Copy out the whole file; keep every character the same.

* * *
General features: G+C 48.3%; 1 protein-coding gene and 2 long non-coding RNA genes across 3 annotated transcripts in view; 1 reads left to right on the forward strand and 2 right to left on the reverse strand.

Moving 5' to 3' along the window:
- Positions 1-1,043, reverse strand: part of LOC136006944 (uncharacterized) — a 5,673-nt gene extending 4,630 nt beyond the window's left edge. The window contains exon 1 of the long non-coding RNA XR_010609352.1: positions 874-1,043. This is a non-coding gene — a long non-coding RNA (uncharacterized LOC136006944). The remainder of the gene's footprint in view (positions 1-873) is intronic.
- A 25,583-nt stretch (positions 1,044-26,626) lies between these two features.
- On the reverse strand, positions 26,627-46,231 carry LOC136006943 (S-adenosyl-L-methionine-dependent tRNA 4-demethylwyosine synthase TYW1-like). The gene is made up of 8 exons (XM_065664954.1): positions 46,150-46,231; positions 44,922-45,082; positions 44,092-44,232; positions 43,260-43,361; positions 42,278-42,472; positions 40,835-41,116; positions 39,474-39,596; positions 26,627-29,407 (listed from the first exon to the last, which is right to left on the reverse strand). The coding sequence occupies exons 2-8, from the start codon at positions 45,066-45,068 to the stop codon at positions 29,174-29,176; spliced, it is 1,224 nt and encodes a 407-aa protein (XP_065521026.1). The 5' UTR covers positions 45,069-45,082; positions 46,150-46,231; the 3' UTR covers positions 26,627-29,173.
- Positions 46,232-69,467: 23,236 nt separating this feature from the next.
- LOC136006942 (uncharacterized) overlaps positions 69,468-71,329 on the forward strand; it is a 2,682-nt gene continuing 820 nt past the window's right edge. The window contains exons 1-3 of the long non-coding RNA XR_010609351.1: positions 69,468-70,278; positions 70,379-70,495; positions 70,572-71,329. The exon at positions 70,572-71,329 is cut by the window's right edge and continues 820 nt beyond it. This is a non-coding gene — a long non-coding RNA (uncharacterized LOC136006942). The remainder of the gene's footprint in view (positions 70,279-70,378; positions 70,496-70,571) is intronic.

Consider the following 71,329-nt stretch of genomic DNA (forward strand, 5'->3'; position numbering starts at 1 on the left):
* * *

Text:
General features: G+C 48.3%; 1 protein-coding gene and 2 long non-coding RNA genes across 3 annotated transcripts in view; 1 reads left to right on the forward strand and 2 right to left on the reverse strand.

Moving 5' to 3' along the window:
- Positions 1-1,043, reverse strand: part of LOC136006944 (uncharacterized) — a 5,673-nt gene extending 4,630 nt beyond the window's left edge. The window contains exon 1 of the long non-coding RNA XR_010609352.1: positions 874-1,043. This is a non-coding gene — a long non-coding RNA (uncharacterized LOC136006944). The remainder of the gene's footprint in view (positions 1-873) is intronic.
- A 25,583-nt stretch (positions 1,044-26,626) lies between these two features.
- On the reverse strand, positions 26,627-46,231 carry LOC136006943 (S-adenosyl-L-methionine-dependent tRNA 4-demethylwyosine synthase TYW1-like). The gene is made up of 8 exons (XM_065664954.1): positions 46,150-46,231; positions 44,922-45,082; positions 44,092-44,232; positions 43,260-43,361; positions 42,278-42,472; positions 40,835-41,116; positions 39,474-39,596; positions 26,627-29,407 (listed from the first exon to the last, which is right to left on the reverse strand). The coding sequence occupies exons 2-8, from the start codon at positions 45,066-45,068 to the stop codon at positions 29,174-29,176; spliced, it is 1,224 nt and encodes a 407-aa protein (XP_065521026.1). The 5' UTR covers positions 45,069-45,082; positions 46,150-46,231; the 3' UTR covers positions 26,627-29,173.
- Positions 46,232-69,467: 23,236 nt separating this feature from the next.
- LOC136006942 (uncharacterized) overlaps positions 69,468-71,329 on the forward strand; it is a 2,682-nt gene continuing 820 nt past the window's right edge. The window contains exons 1-3 of the long non-coding RNA XR_010609351.1: positions 69,468-70,278; positions 70,379-70,495; positions 70,572-71,329. The exon at positions 70,572-71,329 is cut by the window's right edge and continues 820 nt beyond it. This is a non-coding gene — a long non-coding RNA (uncharacterized LOC136006942). The remainder of the gene's footprint in view (positions 70,279-70,378; positions 70,496-70,571) is intronic.

Consider the following 71,329-nt stretch of genomic DNA (forward strand, 5'->3'; position numbering starts at 1 on the left):